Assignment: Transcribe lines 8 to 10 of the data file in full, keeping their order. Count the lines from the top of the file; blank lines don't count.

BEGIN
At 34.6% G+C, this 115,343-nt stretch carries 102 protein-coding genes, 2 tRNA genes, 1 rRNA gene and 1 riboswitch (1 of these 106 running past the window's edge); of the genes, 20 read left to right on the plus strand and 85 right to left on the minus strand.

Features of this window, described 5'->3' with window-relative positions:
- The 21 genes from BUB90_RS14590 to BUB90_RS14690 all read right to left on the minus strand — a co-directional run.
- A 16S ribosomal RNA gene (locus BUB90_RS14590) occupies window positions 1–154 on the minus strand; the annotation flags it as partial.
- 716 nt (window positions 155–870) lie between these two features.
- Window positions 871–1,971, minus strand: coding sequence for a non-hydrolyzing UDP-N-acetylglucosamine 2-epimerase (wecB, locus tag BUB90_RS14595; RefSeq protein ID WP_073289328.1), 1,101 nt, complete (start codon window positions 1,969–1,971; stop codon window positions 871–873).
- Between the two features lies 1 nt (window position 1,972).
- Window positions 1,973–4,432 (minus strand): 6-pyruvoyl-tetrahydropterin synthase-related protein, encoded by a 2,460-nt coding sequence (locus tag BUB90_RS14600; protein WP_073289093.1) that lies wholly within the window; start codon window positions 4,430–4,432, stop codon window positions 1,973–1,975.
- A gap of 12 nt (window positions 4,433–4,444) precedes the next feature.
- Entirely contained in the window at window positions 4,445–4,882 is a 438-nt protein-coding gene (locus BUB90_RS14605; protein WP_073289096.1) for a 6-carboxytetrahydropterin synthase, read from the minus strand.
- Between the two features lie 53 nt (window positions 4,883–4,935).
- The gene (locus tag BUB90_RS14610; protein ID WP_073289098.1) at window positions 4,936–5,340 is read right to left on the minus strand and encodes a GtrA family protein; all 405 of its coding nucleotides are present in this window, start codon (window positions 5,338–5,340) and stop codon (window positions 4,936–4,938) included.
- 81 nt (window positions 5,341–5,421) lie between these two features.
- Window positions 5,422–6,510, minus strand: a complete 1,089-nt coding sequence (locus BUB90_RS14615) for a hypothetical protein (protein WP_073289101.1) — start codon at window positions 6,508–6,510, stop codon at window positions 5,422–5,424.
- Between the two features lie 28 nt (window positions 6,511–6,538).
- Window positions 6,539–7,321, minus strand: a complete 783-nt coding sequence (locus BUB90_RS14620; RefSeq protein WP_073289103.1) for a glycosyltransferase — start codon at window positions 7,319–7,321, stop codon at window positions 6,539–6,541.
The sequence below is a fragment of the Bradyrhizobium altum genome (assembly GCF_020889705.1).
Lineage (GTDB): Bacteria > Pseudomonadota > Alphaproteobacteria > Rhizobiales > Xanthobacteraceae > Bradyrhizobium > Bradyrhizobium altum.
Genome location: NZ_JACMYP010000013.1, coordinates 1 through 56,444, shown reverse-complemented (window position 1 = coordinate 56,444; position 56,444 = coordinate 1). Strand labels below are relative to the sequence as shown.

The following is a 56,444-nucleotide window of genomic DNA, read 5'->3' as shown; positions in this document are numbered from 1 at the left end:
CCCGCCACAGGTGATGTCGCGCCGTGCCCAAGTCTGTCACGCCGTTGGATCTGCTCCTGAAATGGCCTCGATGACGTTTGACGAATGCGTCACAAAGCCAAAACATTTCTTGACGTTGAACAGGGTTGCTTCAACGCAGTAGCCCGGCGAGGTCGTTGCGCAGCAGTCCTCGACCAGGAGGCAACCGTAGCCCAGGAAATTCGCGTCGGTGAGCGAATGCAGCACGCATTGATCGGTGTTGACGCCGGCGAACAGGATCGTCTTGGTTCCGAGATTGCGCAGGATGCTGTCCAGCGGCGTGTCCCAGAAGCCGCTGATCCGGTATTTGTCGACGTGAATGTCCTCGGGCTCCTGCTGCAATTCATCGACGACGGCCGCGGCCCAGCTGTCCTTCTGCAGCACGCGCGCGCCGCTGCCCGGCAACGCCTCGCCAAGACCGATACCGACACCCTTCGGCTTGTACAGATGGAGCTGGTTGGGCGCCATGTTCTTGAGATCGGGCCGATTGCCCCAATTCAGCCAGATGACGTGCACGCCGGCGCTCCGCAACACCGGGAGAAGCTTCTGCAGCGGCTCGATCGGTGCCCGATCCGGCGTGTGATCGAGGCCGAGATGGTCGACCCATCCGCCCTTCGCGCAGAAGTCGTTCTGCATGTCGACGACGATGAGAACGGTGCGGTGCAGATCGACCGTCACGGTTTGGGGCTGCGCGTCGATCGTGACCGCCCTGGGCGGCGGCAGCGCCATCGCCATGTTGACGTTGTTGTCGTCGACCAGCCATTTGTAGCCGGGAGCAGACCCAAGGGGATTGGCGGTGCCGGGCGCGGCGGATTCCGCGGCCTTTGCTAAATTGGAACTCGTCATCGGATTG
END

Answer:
- Window positions 1,973–4,432 (minus strand): 6-pyruvoyl-tetrahydropterin synthase-related protein, encoded by a 2,460-nt coding sequence (locus tag BUB90_RS14600; protein WP_073289093.1) that lies wholly within the window; start codon window positions 4,430–4,432, stop codon window positions 1,973–1,975.
- A gap of 12 nt (window positions 4,433–4,444) precedes the next feature.
- Entirely contained in the window at window positions 4,445–4,882 is a 438-nt protein-coding gene (locus BUB90_RS14605; protein WP_073289096.1) for a 6-carboxytetrahydropterin synthase, read from the minus strand.